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What if no manufacturer disclosed their lens glass?

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#1 25585

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Posted 10 January 2021 - 07:27 PM

Imagine... no fluorite, lanthanum, FPL#, FCD#, anything else to choose from. Just "apochromat" or "achromat" to go on, aperture, design & focal length. As in olden days.

 

Would you have bought differently, or less?  


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#2 wrvond

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Posted 10 January 2021 - 07:33 PM

No.  APO, aperture and focal length were the guiding factors.


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#3 Erik Bakker

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Posted 10 January 2021 - 07:34 PM

That would be paradise. Just evaluating a scope based on it’s performance under the stars, pure bliss.


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#4 JimP

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Posted 10 January 2021 - 08:28 PM

I would have purchased just as I did. I didn’t understand all the types of glass. Still don’t! Lol
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#5 Jon Isaacs

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Posted 10 January 2021 - 08:30 PM

That would be paradise. Just evaluating a scope based on it’s performance under the stars, pure bliss.

 

In the late 1990's Orion and others sold some ED Doublets based on FK-5. The TeleVue Pronto was called an ED scope and was based on FK-5 according to Roland Christen.  Technically this was ED glass but it provided achromatic performance. 

 

I bought a used Pronto in 2002 for $775.

 

I think people still buy used Prontos thinking they offer ED performance.

 

In 2003, Orion introduced the 80 mm F/7.5 refractor we know as the ED-80. Initially the particulars were unknown and many suspected it would be another FK-5 fake ED. The price certainly suggested it, $500. But then it was stated it was based on FPL-53 and the affordable apo/ED revolution began.

 

Optically, the Type of ED glass used is important in the color correction. Manufacturers like Kunming United and Long Perng often make two versions of the same scope, one based on FPL-51 class glass and one based on FPL-53 class glass. The cost difference can be quite large.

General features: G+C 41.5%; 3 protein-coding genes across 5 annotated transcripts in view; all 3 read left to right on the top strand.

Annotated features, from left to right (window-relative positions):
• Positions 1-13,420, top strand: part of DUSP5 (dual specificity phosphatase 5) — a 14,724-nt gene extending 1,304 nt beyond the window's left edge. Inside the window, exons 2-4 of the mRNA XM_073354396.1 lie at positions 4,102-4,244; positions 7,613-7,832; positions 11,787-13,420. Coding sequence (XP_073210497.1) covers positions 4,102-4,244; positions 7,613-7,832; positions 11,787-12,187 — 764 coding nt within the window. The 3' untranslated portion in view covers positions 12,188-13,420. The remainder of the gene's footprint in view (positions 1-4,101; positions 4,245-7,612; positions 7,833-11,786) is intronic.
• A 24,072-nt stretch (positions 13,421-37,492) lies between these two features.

Scopes like these are commodities, and sellers buy them from the manufacturers and sell them under their label.  If I'm choosing between two 102 mm F/7 ED doublets,  there are two options, those based on ED glasses with Abbe numbers about 84 and those with Abbe numbers around 95.  The AT-102ED is an example of the former and costs $600, the AT-102EDL is an example of the latter and costs $1100.

 

You can read Roland's Abbe normal chart with annotations and see the longitudinal color errors of various combinations, you can look at Vlads polychromic Strehl pages, the differences in the color correction can be about a factor of two.

 

For someone shopping for a mid-level ED/apo, knowing what they're getting is an important part of the decision. Certainly there are other factors but the glass does make a big difference.  Without that information, how do you choose between vendor A selling a 102mm F/7 ED for $1100 and vendor B selling a 102 mm F/7 ED for $1100?

 

Who is selling you the AT-102ED and who is selling you the AT-102EDL?

 

How do you evaluate a scope under the stars if you have not yet purchased it?  How did people know the 2003 ED-80 was very likely to be far better than the 1990's 80 mm F/6.25 fake ED?

 

Some scopes have a well proven record. The NP-101 is not a commodity,  it's a complex dual ED design known to have excellent color correction. But when you're dealing with affordable ED refractors, the materials used are good to know. 

 

I've owned a number of affordable ED scopes, some with FPL-51 class ED, some with FPL-53.. there's a clear difference..

 

How many entry and mid level refractors have you owned???

 

Jon


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#6 junomike

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Posted 10 January 2021 - 08:36 PM

I think Jon hit on the topic as how can you determine what you're getting a paying for?

If that were the case I'd just buy the cheapest as there would be no guarantee for the more costlier item.

(I'm sure this wouldn't be the case with Tec, AP, CFF, Etc).


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#7 Stellar1

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Posted 10 January 2021 - 08:37 PM

John Lennon would be proud, i would have spent a lot less on an APO and, would have been just as happy.  Star parties would be a lot more interesting when we ask Tak owners how come their scopes cost so much more and they respond with "i have no idea, i just think the name is cool". 

 

Yes Tak owners, i'm aware of why they cost what they do, don't get all charged up lol.